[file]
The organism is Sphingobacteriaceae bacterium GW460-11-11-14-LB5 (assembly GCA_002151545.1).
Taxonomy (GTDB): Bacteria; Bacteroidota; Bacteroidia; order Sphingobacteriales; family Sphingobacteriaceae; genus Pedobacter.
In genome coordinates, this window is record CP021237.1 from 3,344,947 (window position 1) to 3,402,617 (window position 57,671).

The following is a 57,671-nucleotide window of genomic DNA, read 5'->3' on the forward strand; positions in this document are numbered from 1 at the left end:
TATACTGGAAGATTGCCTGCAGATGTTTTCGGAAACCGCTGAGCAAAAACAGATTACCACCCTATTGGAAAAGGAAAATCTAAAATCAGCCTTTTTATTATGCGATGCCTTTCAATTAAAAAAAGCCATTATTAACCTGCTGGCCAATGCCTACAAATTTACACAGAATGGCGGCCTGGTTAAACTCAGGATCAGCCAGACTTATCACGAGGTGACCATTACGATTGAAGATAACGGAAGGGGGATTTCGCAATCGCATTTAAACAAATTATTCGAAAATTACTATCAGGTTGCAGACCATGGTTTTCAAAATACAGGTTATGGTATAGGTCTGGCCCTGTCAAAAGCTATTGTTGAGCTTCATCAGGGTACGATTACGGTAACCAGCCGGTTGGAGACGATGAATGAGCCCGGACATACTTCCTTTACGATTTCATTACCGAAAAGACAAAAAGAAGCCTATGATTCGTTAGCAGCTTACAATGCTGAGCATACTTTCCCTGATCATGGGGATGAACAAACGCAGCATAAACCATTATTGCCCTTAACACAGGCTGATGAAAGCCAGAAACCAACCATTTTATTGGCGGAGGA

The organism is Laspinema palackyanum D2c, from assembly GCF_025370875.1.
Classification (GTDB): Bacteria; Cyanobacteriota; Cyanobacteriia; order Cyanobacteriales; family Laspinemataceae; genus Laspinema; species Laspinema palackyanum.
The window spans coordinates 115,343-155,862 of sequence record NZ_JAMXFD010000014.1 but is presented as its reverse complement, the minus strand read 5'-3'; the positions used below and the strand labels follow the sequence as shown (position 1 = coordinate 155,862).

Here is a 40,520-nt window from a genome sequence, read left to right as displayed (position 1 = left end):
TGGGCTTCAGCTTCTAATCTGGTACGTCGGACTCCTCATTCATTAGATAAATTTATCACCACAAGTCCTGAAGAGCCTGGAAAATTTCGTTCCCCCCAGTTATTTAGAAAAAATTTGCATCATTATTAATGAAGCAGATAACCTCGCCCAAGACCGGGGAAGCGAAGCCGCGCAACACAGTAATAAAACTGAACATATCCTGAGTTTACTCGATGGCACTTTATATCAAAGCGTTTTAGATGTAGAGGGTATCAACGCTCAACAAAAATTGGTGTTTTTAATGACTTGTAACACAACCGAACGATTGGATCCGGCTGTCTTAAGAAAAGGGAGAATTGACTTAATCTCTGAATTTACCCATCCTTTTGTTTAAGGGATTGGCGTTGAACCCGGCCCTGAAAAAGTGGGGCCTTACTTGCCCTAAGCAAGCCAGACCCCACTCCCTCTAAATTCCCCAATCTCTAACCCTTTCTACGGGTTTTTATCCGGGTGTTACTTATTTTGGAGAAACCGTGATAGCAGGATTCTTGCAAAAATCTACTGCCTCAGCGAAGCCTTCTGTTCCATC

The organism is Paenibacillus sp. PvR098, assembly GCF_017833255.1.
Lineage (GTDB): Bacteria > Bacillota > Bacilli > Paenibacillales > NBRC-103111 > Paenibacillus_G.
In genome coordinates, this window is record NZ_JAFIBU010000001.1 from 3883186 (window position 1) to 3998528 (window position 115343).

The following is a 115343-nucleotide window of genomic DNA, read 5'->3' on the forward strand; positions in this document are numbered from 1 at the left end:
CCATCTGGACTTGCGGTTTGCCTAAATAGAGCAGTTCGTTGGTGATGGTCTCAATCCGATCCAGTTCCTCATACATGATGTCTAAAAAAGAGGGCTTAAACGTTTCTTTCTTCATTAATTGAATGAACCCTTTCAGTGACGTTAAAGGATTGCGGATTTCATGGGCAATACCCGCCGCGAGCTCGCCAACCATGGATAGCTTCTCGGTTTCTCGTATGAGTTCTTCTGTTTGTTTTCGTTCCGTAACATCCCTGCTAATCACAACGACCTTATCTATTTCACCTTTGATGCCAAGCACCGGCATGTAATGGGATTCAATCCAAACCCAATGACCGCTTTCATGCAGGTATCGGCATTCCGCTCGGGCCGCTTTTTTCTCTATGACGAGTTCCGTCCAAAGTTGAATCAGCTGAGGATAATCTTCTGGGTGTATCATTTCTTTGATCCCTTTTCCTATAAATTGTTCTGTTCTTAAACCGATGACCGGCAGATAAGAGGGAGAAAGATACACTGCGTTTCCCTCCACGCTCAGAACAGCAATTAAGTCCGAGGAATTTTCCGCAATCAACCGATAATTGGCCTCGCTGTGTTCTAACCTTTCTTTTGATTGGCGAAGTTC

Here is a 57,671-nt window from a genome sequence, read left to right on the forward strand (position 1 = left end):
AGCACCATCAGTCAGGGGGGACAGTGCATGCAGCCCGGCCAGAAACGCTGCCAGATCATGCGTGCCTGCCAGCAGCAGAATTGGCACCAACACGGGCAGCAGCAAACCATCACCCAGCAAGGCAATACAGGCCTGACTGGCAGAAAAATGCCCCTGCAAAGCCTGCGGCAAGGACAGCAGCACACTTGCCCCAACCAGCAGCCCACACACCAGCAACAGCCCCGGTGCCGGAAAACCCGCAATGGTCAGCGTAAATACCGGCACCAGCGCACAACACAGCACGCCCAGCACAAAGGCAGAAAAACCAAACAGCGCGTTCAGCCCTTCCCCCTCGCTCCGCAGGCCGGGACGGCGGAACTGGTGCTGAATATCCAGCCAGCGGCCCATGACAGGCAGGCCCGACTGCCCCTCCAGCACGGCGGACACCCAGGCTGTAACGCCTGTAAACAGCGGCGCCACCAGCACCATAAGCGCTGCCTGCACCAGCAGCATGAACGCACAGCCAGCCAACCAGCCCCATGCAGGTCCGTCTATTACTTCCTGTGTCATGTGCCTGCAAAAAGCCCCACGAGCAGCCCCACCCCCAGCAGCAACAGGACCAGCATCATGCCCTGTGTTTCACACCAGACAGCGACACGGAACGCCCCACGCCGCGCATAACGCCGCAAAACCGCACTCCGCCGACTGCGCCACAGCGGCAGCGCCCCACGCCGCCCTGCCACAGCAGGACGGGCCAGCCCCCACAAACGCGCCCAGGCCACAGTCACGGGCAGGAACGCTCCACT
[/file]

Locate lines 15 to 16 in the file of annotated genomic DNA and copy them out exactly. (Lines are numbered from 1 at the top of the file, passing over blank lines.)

CCATCTGGACTTGCGGTTTGCCTAAATAGAGCAGTTCGTTGGTGATGGTCTCAATCCGATCCAGTTCCTCATACATGATGTCTAAAAAAGAGGGCTTAAACGTTTCTTTCTTCATTAATTGAATGAACCCTTTCAGTGACGTTAAAGGATTGCGGATTTCATGGGCAATACCCGCCGCGAGCTCGCCAACCATGGATAGCTTCTCGGTTTCTCGTATGAGTTCTTCTGTTTGTTTTCGTTCCGTAACATCCCTGCTAATCACAACGACCTTATCTATTTCACCTTTGATGCCAAGCACCGGCATGTAATGGGATTCAATCCAAACCCAATGACCGCTTTCATGCAGGTATCGGCATTCCGCTCGGGCCGCTTTTTTCTCTATGACGAGTTCCGTCCAAAGTTGAATCAGCTGAGGATAATCTTCTGGGTGTATCATTTCTTTGATCCCTTTTCCTATAAATTGTTCTGTTCTTAAACCGATGACCGGCAGATAAGAGGGAGAAAGATACACTGCGTTTCCCTCCACGCTCAGAACAGCAATTAAGTCCGAGGAATTTTCCGCAATCAACCGATAATTGGCCTCGCTGTGTTCTAACCTTTCTTTTGATTGGCGAAGTTC

Here is a 57,671-nt window from a genome sequence, read left to right on the forward strand (position 1 = left end):